PhotoThe strike against a major U.S. automaker continues but the United Auto Workers Union reports “significant progress” in its talks with Ford.

The union extended its contacts with Ford and Fiat Chrysler (FCA) when it decided to negotiate first with General Motors (GM). About 48,000 GM workers went on strike in mid-September asking for a pay raise, better job security, a bigger share of profits, and stronger guarantees for health care benefits.

While negotiations between the union and GM have not resulted in much, the union said this week that 18 out of 20 Ford subcommittees have reached tentative agreements or made significant progress. 

“We will continue to meet diligently on all outstanding subcommittee issues, said UAW vice president Roy Gamble, in a report to members. “Please understand that negotiations are very fluid and are constantly in a state of flux. Therefore, we are unable during the negotiation process to disclose items being negotiated in detail. What I can report for now is that UAW-Ford negotiations are progressing very well.”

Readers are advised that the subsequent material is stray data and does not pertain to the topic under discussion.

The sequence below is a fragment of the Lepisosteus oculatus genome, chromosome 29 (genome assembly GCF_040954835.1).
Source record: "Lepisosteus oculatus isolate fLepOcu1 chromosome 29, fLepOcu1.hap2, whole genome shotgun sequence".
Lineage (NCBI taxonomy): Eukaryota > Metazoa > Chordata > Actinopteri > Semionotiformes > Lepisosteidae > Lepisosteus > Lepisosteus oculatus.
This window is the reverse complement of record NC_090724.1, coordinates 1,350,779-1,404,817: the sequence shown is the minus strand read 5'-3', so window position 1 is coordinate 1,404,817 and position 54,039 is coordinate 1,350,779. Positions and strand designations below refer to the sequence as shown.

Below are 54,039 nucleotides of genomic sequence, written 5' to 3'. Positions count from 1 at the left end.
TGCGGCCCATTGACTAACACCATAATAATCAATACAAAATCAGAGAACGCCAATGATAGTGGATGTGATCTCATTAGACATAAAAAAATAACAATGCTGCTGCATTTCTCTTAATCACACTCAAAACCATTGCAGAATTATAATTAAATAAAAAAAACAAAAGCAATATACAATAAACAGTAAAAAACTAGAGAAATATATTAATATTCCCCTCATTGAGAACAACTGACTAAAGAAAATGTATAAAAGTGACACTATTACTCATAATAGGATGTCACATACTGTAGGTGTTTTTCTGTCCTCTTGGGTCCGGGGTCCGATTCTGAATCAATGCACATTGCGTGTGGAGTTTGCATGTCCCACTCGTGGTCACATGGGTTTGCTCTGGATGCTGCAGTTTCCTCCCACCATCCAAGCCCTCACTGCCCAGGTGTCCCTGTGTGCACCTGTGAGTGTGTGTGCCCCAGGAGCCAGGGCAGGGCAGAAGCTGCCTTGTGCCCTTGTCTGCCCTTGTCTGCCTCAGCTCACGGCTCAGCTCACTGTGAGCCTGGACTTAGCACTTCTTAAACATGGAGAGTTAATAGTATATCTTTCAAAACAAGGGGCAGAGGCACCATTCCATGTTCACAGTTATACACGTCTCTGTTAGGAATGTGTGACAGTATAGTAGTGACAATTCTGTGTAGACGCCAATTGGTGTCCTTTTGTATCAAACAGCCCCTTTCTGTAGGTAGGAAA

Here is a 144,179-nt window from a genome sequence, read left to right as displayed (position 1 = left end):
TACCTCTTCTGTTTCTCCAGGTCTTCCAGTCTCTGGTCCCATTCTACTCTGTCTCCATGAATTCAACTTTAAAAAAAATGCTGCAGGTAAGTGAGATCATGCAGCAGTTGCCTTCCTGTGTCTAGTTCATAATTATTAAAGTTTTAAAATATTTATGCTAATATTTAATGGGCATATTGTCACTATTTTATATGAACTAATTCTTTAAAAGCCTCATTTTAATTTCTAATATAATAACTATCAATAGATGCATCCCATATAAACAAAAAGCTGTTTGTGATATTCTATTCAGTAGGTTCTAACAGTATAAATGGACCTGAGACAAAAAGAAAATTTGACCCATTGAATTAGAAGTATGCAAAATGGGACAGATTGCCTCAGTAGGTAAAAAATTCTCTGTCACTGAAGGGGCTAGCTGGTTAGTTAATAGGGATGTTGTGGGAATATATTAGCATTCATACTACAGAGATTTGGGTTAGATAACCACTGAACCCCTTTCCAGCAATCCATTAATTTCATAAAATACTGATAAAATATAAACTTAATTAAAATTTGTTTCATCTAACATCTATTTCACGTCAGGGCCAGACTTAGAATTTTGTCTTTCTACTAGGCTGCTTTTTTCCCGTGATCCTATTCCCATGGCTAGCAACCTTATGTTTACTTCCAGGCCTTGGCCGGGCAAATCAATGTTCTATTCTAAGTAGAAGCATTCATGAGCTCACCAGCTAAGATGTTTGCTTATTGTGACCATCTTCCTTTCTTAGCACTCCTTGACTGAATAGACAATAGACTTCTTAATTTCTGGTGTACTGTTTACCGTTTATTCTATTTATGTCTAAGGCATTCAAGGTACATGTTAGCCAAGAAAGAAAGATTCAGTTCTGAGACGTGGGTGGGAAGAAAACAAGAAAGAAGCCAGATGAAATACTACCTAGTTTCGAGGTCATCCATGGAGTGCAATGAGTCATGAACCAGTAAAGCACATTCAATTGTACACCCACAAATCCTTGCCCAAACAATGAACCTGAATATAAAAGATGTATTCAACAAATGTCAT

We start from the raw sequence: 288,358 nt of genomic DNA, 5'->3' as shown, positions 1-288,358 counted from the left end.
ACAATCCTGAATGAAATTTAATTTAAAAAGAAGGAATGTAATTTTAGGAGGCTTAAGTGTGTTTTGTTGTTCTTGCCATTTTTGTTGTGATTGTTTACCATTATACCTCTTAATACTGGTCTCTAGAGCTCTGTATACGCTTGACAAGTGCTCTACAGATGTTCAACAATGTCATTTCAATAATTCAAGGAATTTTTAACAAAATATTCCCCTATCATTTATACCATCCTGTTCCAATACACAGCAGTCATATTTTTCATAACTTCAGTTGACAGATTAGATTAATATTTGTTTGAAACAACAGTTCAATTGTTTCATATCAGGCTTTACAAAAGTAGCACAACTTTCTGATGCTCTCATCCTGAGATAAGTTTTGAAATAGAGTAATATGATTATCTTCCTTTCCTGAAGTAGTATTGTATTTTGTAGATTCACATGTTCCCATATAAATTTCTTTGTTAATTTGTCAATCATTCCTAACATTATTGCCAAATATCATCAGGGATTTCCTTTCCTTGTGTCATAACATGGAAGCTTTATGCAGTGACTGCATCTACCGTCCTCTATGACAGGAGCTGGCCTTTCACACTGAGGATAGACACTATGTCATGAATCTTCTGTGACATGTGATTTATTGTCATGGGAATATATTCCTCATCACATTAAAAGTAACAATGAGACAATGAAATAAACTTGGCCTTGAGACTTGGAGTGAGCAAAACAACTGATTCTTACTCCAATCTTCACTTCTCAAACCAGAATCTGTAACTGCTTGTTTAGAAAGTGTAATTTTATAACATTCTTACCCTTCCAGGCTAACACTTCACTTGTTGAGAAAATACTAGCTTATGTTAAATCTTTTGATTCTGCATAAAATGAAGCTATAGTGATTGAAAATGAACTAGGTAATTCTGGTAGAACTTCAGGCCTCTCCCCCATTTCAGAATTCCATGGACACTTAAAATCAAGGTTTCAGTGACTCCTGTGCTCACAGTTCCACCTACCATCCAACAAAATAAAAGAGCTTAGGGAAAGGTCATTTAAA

As for Ford, the company said it wants to reach “a fair agreement with the UAW that allows the company to be more competitive so we can continue to preserve and protect good-paying manufacturing jobs.”

46,000 workers on strike

The walkout idled about 46,000 workers at more than 50 GM facilities in the U.S. The union said its members voted to walk out after it became apparent that the two sides were not getting anywhere. The union is seeking to make up some of the ground it lost when it made concessions to all the automakers in the wake of the financial crisis.

“We stood up for General Motors when they needed us most,” said UAW Vice President Terry Dittes. “Now we are standing together in unity and solidarity for our members, their families and the communities where we work and live.” 

The walkout hit GM just as it was tightening its belt, which involved closing some U.S. facilities and laying off workers. Last November, GM announced it was phasing out some of its sedans and transitioning to the automotive future, conceding that consumers are purchasing fewer cars and being more discerning about the vehicles they buy.

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